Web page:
"Joy is the serious business of heaven." (C. S. Lewis)
These wonderful words from Lewis and telling "The Night of the Nub" story caused me to think about my friend, Joy.
As I mentioned, Joy and I grew up in a small southern town in a small Pentecostal church...and we were both "chubby" girls. Those last two facts meant we didn't exactly fit in with the skinny Baptist girls.
So, we sort of became the 1960s-holy-rollin' version of "Thelma and Louise." (For those who might be offended by that remark, please read my "grateful disclaimer" from yesterday's post.)
Joy and I stuck together. We sang together. At footwashin', we washed each other's panty-hosed-feet together. Every Sunday night at the altar, we sought the Holy Ghost together (at least every Sunday night that I didn't complain of "not feeling good" so I could stay home with Daddy and watch "The Wonderful World of Disney.")
Two things you need to know about Joy--whenever she sneezed, she sneezed exactly two times--the most high-pitched, delicate sneezes I ever heard. They made me think of a prissy, sneezing mouse. They always made me laugh!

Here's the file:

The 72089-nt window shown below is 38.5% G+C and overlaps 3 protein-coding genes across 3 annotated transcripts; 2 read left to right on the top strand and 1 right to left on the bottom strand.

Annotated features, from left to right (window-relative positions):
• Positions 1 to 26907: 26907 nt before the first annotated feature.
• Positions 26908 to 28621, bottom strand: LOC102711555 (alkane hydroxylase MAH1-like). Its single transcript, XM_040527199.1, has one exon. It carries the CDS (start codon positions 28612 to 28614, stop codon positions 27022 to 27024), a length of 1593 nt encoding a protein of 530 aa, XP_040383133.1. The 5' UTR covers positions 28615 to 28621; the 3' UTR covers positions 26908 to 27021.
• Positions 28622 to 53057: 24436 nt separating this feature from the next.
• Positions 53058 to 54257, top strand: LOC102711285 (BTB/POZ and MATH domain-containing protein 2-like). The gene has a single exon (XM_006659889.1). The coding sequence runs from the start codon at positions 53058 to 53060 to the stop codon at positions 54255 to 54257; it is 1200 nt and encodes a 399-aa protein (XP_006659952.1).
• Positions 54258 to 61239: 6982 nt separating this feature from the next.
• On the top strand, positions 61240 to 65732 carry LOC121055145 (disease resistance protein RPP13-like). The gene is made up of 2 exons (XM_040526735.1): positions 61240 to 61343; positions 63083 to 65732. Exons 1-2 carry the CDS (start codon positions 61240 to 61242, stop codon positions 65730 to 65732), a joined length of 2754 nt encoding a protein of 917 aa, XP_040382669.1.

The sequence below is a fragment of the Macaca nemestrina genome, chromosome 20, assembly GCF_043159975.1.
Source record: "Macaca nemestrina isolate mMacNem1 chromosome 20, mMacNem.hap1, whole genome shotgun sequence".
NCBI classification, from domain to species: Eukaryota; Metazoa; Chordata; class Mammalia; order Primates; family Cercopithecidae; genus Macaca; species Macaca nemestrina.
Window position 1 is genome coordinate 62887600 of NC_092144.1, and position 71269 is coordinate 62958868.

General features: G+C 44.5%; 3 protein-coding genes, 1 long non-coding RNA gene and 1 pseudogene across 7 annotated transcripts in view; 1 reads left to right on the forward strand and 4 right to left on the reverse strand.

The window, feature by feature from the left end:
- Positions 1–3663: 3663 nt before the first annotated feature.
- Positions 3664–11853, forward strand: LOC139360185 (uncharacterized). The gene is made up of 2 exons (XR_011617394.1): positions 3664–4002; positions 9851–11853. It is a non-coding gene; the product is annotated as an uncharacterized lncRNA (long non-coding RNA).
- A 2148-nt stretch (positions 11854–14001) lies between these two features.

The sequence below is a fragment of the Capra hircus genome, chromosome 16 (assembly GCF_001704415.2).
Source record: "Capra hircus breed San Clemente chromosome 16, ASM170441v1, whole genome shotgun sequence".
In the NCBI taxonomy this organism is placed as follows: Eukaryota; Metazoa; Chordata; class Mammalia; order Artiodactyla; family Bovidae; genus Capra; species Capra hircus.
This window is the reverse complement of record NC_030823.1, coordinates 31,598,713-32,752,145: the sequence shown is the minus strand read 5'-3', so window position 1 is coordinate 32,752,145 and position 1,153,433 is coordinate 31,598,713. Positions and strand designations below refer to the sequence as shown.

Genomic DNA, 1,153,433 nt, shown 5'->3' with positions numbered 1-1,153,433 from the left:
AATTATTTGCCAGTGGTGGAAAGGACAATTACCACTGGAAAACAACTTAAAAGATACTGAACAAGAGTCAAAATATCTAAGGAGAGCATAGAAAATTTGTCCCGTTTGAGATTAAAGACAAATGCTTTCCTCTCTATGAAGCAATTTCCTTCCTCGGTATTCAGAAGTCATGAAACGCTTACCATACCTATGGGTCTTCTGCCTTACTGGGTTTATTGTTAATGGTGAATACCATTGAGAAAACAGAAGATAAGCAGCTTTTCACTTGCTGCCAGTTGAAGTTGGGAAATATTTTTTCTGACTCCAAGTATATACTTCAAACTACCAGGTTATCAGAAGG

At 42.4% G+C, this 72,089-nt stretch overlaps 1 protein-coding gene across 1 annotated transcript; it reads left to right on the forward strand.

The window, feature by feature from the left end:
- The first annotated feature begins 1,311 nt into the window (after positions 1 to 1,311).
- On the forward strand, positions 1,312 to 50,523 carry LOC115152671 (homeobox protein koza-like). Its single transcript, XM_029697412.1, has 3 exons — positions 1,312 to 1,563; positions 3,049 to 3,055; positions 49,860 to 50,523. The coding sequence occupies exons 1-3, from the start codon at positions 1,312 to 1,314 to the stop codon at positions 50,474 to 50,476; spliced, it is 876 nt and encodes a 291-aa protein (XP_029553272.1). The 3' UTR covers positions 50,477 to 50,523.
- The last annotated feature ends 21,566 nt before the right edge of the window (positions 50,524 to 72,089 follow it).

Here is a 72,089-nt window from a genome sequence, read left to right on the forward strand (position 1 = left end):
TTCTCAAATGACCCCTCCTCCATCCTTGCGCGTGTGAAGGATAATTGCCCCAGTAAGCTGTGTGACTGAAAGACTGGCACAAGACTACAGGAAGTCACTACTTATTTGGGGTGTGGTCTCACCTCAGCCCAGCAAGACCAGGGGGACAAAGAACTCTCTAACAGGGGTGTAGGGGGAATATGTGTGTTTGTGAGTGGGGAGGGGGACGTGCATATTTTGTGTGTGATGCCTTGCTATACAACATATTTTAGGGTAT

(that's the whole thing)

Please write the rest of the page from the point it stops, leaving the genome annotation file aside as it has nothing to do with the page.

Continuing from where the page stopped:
And, when she laughed, you just knew that's what God meant laughter to sound like. "Bubbly" is the word that best describes it.
One summer, she talked me into going to Alabama Church of God Youth Camp. (It seemed like a good idea at the time.)
So, we get there, find our cabin, and start unpacking our culottes. Well...I look over in Joy's suitcase, and its halfway-filled with toilet paper. I panicked! I had not brought any toilet paper! So, I say, "Joy, were we supposed to bring our own toilet paper?!?" To which she replied, "The list said we were supposed to bring toiletries."
I doubled over laughing--mainly from relief that I wouldn't have to go around borrowing toilet paper all week. (I think Joy did have to borrow my shampoo and deodorant.)
Later that week, she had this great idea that we should take a canoe out on the camp "lake" (which was really just a small, muddy pond). I should probably point out that neither of us had ever held an oar.
So, our little boat just kept going around in circles. But, somehow, those circles took us out to the middle of the "lake"...just in time for a thunderstorm!
Lightning is popping down everywhere, and campers are headed for the hills. This man (who eventually ended up being our youth pastor) is standing on the dock shouting through a bullhorn, "Girls, come in NOW!"
Like we WANTED to be in the middle of a "lake" in a lightning storm. Well, Joy is crying. I'm crying. Counselors are gathering on the dock trying to decide if these chubby, sobbing, uncoordinated girls are worth getting struck by lightning.
And...just like that...Joy JUMPS OUT OF THE BOAT. I can't tell if she's swimming or walking on water. (Keep in mind she's doing all this while dressed in soaking-wet culottes.)
When she reaches the bank, she never even looks back. She just keeps running up that stupid, pine-straw-covered hill. And, the whole time (while still madly rowing) I'm screaming, "JOY, COME BACK HERE!!!"....(I AM SO MAD AT HER.)